If an Alaska police officer pulls you over, then winds up taking you into custody for drunk driving, it can have immediate, as well as far-reaching consequences in your private life, as well as your career. Facing drunk charges is no small matter, even if you do not incur a conviction. If the court convicts you, you will undergo license suspension, which may make it difficult to get to and from work. However, there are instances where the court will allow someone to install an interlock ignition device (IID) following a DUI conviction, then will issue a limited license.
If the court grants you a limited license after a DUI conviction, it means you can legally operate a motor vehicle for specific reasons, like traveling to and from work. It is important to understand how an IID functions. You must also understand that you are fully responsible for expenses, installation and for adhering to all IID regulations.
You must pass a breath test to start a car fitted with an IID
When an IID is properly installed in your vehicle, your car will not start unless you take and pass a breath test on the device. There are severe penalties for tampering with an IID device or falsifying results, like trying to have someone else blow into it for you. It may also be a requirement for you to take a second breath test after traveling for so many miles, even within the same trip of the initial test to start the car.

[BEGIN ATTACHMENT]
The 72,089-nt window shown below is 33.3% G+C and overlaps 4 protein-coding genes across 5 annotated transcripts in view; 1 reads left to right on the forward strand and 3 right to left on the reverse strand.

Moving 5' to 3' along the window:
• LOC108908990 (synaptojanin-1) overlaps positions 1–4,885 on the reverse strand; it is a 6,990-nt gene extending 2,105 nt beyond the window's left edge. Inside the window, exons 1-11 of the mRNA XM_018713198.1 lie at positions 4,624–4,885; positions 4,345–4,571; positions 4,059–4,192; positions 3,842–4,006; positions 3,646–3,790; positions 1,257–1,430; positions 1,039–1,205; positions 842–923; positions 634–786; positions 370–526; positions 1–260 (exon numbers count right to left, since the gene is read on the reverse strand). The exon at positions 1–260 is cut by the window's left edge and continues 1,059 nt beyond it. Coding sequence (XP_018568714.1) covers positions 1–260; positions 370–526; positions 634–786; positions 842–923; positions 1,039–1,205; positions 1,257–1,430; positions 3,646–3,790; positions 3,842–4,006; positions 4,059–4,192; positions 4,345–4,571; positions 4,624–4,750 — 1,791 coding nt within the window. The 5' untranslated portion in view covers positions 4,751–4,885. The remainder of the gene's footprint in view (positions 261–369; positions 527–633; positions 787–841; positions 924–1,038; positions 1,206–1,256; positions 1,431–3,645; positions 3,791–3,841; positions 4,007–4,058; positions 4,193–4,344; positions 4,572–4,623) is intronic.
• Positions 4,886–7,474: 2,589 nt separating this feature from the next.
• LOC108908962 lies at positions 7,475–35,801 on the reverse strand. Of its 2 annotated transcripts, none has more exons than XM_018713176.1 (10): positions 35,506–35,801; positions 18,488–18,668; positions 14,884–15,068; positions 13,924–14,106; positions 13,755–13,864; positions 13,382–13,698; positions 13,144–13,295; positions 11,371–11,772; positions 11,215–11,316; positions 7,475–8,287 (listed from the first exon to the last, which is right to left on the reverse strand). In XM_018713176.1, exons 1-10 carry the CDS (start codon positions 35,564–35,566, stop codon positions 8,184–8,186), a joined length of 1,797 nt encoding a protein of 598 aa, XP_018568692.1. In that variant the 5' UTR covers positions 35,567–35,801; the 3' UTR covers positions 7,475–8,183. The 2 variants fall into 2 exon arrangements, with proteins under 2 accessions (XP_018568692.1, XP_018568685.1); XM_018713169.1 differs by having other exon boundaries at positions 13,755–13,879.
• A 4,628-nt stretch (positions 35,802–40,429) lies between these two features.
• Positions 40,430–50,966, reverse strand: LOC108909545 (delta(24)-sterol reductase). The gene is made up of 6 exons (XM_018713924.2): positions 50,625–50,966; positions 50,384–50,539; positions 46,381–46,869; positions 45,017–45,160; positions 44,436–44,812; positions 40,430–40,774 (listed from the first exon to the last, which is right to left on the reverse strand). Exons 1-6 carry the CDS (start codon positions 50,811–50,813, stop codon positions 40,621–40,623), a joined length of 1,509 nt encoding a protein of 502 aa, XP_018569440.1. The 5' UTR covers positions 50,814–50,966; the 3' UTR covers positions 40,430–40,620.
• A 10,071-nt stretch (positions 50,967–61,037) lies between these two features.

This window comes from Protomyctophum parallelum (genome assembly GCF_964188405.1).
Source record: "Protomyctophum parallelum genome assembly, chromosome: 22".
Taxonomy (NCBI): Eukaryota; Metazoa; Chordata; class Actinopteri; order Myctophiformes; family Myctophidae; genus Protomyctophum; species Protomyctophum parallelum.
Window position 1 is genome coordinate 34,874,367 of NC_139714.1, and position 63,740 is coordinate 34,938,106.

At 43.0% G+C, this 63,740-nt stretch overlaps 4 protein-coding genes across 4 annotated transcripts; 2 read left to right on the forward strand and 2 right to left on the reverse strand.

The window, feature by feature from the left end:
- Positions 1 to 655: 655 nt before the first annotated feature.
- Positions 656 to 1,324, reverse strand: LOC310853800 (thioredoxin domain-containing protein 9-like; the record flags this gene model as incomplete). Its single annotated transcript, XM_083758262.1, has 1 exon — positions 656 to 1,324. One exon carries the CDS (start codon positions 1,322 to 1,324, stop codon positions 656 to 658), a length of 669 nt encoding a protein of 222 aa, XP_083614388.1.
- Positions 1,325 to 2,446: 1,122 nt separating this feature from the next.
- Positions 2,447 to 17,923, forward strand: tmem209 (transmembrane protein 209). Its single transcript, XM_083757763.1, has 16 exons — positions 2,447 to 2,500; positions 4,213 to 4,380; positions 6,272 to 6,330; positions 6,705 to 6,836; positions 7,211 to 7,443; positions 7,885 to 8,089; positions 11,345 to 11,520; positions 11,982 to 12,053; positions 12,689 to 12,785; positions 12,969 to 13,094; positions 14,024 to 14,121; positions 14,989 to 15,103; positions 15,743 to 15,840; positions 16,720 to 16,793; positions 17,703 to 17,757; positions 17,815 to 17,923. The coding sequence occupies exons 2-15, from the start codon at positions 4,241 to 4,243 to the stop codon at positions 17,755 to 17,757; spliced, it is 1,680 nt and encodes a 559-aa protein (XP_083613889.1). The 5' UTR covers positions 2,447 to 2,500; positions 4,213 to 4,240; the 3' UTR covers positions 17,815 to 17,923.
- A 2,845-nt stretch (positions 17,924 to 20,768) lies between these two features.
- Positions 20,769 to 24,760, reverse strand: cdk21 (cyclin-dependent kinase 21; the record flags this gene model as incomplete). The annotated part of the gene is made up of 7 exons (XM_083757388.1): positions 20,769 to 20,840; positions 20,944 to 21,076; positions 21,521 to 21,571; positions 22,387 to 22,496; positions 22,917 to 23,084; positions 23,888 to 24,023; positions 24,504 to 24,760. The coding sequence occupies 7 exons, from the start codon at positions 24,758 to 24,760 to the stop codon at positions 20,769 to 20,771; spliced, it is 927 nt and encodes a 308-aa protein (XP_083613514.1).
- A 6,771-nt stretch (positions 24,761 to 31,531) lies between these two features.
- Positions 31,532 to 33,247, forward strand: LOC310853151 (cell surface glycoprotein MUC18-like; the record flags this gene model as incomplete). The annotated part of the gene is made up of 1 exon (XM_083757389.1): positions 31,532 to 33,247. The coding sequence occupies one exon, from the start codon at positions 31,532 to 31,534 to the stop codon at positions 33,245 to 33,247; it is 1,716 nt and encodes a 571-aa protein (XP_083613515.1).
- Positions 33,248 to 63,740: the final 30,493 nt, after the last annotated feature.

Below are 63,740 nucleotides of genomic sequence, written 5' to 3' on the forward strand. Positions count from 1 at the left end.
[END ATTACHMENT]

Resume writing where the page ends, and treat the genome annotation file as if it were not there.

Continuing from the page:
Processing fees and other requirements may apply
If you request a limited license following a DUI conviction, you must meet all requirements, including paying any fees to process the application. You must show the court proof that you have installed the IID in your vehicle. There are separate rules and requirements for general license holders versus commercial vehicle operators. It also matters whether your conviction was a misdemeanor or felony DUI.
Getting life back on track following a DUI arrest
Being taken into the custody of Alaska police for suspected DUI does not necessarily mean the court will hand down a conviction. Details of the events that transpired leading up to, during and following your arrest may influence the outcome of your case. For example, if an unlawful arrest occurred, the judge might decide to dismiss the case.
A drunk driving arrest can often have severe consequences, but you may also be among those who get arrested but not convicted. The type of defense strategy you choose may be key to achieving a positive outcome.